Measurement of skin tone confirms inaccuracy of pulse oximeters in some people, Elizabeth Tracey reports


Just how inaccurate are the devices used to measure oxygen in the blood, called pulse oximeters, in people with darker skin? That’s the question that Ashraf Fawzy, a critical care medicine expert at Johns Hopkins, and colleagues addressed in a recent study.

Fawzy: There is a gradation of how inaccurate the pulse oximeter is based on the skin pigmentation. We measured skin pigmentation using a colorimeter, a handheld device that measures the light reflectance off of the skin and that correlated with melanin levels. And we showed that those with darker skin pigmentation that is objectively measured has worse accuracy of pulse oximeters. We had a pretty small sample and this needs to be done in much broader samples.   :29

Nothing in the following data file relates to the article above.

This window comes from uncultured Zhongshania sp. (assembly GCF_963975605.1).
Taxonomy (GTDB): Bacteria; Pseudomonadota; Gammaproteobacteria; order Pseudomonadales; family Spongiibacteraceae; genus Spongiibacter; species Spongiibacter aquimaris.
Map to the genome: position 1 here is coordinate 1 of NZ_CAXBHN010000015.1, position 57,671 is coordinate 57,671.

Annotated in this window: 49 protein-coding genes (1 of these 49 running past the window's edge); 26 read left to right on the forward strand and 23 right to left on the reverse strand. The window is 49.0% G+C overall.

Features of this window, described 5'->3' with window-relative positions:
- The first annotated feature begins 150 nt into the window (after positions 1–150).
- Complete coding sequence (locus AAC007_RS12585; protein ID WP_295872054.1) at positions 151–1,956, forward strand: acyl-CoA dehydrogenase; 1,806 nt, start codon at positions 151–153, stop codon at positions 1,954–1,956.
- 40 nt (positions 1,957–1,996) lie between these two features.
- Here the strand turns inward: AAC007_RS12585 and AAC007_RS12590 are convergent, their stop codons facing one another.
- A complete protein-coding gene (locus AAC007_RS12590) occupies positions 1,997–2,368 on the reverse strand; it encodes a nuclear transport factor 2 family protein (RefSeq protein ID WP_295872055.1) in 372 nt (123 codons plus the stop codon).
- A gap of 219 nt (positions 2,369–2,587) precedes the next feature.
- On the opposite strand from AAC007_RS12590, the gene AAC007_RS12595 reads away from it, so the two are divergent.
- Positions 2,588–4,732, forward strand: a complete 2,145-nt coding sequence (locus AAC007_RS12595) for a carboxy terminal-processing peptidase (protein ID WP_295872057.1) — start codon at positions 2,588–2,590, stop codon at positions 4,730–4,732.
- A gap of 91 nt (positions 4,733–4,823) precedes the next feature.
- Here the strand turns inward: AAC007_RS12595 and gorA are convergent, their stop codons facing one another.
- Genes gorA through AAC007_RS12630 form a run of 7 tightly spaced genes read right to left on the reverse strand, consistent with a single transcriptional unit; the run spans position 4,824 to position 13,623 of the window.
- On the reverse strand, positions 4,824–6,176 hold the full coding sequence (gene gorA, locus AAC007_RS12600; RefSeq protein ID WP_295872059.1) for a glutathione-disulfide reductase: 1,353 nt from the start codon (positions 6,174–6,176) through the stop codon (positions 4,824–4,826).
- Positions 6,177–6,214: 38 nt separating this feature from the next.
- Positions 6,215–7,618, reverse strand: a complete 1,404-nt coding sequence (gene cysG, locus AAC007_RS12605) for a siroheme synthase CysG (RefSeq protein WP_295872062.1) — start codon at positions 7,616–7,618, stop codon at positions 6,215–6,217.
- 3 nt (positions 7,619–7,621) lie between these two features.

Fawzy says pulse oximeters were developed decades ago and really haven’t changed much at all over the years. The problem of inaccuracy in those with darker skin was very apparent during the pandemic, and now points clearly to the need to update the technology, which is vital for many hospitalized people. At Johns Hopkins, I’m Elizabeth Tracey.